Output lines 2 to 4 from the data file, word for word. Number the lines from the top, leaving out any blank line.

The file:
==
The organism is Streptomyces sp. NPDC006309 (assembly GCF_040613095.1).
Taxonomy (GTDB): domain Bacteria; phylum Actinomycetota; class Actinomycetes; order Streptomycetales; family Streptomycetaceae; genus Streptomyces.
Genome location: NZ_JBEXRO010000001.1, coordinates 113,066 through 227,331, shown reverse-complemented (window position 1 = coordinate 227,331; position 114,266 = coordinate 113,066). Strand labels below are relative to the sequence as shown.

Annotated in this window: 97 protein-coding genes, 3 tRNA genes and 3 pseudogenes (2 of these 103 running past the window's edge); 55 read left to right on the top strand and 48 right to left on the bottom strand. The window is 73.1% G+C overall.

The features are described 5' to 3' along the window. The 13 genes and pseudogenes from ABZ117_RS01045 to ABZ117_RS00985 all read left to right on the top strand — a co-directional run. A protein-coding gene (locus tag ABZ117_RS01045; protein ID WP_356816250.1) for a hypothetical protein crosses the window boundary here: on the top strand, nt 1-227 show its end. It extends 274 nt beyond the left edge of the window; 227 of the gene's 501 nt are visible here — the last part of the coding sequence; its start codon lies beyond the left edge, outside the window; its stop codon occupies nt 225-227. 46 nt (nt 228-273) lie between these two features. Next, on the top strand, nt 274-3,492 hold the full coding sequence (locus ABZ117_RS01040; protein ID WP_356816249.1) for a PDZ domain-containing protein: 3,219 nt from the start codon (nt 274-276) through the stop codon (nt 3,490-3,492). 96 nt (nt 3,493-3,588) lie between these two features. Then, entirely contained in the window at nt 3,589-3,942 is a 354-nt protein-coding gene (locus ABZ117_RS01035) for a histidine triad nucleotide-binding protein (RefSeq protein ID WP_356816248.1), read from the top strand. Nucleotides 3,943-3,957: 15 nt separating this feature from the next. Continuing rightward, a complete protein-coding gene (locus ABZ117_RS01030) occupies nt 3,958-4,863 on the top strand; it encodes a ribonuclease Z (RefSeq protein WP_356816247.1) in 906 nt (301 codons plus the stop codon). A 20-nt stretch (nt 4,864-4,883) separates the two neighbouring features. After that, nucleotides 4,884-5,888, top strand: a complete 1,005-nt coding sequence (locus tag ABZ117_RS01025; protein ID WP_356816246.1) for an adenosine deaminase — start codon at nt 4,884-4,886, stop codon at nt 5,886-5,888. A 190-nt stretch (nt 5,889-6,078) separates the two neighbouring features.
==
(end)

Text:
Taxonomy (GTDB): domain Bacteria; phylum Actinomycetota; class Actinomycetes; order Streptomycetales; family Streptomycetaceae; genus Streptomyces.
Genome location: NZ_JBEXRO010000001.1, coordinates 113,066 through 227,331, shown reverse-complemented (window position 1 = coordinate 227,331; position 114,266 = coordinate 113,066). Strand labels below are relative to the sequence as shown.

Annotated in this window: 97 protein-coding genes, 3 tRNA genes and 3 pseudogenes (2 of these 103 running past the window's edge); 55 read left to right on the top strand and 48 right to left on the bottom strand. The window is 73.1% G+C overall.